Magazine article Artforum International

Marsha Cottrell: Eleven Rivington

Magazine article Artforum International

Marsha Cottrell: Eleven Rivington

Article excerpt

Marsha Cottrell

ELEVEN RIVINGTON

A polestar is something that's the main attraction. And ancient technology: Visible to the naked eye, it aligns with the vertical axes of the earth's rotation, burning at due north to guide you home if your compass (or GPS) conks out. Because stars drift and die, and the planet spins and spins, the polestar's identity changes over time.

Astronomy came to my mind at Marsha Cottrell's strong exhibition, and not just because her works, with their gauzy orbs and crepuscular rays, invoke what's beautiful and abstract about the field, from early-nineteenth-century celestial diagrams to a view of the moon through a space helmet. Transient fixity as a guiding principle seems an apt description of Cottrell's inventive process.

I first saw the artist's work in an elegant group exhibition at the gallery this past winter. She was shown in the company of a number of distinct photographers, including Sara Cwynar and Miranda Lichtenstein, so I associated her work's effects with both the soft manipulations of Pictorialism and the experimental geometries of Bauhaus photography. (She has, in fact, described her picture creation as "the idea of turning the camera inward.") Cottrell's medium is hard to pin down. Using the computer quite literally as a processer and the keyboard as the source of mark-making, Cottrell creates and then alters images on-screen, publishing them via an electrostatic laser printer, through which she feeds different paper (typewriter, Arches watercolor, collaged mulberry) and even polyester, often in multiple passes. Each work, like a monotype, is both a unique palimpsest left to carefully controlled chance and a reproduction. (This process of repeated digital printing has been made famous by Wade Guyton in the past decade; Cottrell, who until recently worked as a production freelancer at Vanity Fair, has been experimenting with it since 1997.)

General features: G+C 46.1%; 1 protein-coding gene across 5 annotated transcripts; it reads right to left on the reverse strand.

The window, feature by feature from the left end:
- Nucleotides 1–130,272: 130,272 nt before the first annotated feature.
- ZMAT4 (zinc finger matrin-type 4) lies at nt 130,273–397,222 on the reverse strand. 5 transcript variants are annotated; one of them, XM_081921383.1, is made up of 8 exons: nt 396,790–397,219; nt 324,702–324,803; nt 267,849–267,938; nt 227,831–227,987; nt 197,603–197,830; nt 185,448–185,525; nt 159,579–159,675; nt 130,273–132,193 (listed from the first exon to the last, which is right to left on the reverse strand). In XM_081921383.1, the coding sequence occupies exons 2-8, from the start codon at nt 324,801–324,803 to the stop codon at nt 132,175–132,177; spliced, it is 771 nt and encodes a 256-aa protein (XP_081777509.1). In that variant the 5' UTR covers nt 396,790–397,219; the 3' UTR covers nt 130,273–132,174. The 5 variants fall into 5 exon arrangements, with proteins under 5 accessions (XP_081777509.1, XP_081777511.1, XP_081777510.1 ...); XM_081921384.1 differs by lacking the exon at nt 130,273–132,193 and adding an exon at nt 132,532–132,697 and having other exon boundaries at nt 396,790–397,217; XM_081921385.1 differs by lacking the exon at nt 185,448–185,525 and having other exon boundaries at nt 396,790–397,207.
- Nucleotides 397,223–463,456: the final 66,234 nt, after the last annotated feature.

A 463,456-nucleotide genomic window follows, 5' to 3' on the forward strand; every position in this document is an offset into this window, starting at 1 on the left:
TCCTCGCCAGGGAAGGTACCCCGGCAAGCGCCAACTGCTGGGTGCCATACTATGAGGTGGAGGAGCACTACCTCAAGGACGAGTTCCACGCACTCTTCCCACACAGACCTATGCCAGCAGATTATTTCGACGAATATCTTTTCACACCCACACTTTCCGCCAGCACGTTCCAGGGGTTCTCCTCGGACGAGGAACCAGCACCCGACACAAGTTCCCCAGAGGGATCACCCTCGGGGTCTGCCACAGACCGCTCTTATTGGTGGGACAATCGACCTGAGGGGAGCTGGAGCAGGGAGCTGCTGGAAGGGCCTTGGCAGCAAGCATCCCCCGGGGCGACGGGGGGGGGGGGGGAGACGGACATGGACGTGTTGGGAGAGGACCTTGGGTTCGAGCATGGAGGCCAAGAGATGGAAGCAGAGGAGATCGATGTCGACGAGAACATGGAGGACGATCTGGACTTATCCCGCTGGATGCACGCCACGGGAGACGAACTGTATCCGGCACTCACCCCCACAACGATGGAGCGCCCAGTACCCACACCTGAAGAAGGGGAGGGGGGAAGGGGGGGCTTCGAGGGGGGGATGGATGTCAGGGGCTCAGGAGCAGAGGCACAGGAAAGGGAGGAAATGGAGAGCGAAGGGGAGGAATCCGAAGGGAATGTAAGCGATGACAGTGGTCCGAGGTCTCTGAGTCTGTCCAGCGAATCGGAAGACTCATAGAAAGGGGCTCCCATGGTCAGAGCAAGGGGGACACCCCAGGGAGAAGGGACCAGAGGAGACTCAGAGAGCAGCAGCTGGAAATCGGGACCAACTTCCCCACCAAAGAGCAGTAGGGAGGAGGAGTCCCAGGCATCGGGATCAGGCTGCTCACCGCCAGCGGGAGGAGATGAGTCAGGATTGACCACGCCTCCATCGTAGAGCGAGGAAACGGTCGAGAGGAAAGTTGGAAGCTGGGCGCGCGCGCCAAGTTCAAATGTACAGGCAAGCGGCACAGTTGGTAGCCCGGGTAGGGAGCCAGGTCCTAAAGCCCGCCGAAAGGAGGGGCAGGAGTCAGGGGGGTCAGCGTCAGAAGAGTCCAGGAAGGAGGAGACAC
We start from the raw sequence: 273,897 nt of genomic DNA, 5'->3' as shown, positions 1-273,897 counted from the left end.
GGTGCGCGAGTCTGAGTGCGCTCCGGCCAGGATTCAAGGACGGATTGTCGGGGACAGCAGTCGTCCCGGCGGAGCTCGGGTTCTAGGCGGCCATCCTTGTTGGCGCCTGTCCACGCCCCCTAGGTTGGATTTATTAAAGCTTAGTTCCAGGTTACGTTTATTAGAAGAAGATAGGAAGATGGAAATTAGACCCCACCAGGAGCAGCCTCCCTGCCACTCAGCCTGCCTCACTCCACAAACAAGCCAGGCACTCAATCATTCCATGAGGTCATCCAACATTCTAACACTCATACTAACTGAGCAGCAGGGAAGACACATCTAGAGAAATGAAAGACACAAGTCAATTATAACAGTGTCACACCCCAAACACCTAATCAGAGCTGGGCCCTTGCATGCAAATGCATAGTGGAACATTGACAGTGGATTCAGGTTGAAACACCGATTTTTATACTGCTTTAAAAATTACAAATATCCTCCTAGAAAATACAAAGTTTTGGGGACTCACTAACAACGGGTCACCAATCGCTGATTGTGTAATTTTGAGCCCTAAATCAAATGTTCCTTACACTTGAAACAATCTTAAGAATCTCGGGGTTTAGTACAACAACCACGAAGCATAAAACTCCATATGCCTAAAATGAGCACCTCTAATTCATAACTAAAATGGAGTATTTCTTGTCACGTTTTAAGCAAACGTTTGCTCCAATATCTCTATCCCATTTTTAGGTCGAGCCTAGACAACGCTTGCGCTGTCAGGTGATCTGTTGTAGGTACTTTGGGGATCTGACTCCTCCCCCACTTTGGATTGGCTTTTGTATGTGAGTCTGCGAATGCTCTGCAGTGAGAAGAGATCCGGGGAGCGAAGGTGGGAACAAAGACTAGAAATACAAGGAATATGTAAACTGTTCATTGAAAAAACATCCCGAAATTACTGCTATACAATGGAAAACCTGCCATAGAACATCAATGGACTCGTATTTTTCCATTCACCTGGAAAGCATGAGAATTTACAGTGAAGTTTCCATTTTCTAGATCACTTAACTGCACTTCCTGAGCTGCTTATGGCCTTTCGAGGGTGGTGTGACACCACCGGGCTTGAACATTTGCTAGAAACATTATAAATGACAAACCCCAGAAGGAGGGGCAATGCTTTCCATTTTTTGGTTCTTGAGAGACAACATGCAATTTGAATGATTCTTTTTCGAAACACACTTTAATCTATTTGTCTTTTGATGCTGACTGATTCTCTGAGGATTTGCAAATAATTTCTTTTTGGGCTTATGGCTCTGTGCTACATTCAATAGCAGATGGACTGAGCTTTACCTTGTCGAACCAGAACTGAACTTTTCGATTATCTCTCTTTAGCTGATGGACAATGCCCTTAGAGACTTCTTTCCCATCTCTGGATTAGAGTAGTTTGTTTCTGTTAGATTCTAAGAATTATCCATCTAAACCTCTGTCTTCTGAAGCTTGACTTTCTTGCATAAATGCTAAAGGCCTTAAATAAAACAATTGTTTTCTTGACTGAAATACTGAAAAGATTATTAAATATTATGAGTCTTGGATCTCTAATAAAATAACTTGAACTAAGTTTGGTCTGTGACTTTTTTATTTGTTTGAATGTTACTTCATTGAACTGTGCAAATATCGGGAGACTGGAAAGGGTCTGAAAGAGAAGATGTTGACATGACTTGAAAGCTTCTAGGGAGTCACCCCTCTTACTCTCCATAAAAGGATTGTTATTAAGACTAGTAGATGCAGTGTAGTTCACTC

Cottrell's first solo show at Eleven Rivington was split between its two galleries. On Chrystie Street, three clean, silver-framed clusters delineated separate series, with plenty of white wall in between, that captured the minimalist tone of the works themselves. "Aperture," 2014, appeared to depict a portal into a lunar landscape under six different conditions of gray dilation; my favorite series, "Interior," 2014-15, showcased the uncanny familiarity of invented black-andwhite museum spaces-c"m-De Stijl abstractions; closely wrought radiating lines emerged from an orb of bare page that seemed to glow in the seven works of "Spectral Sun," 2014. …

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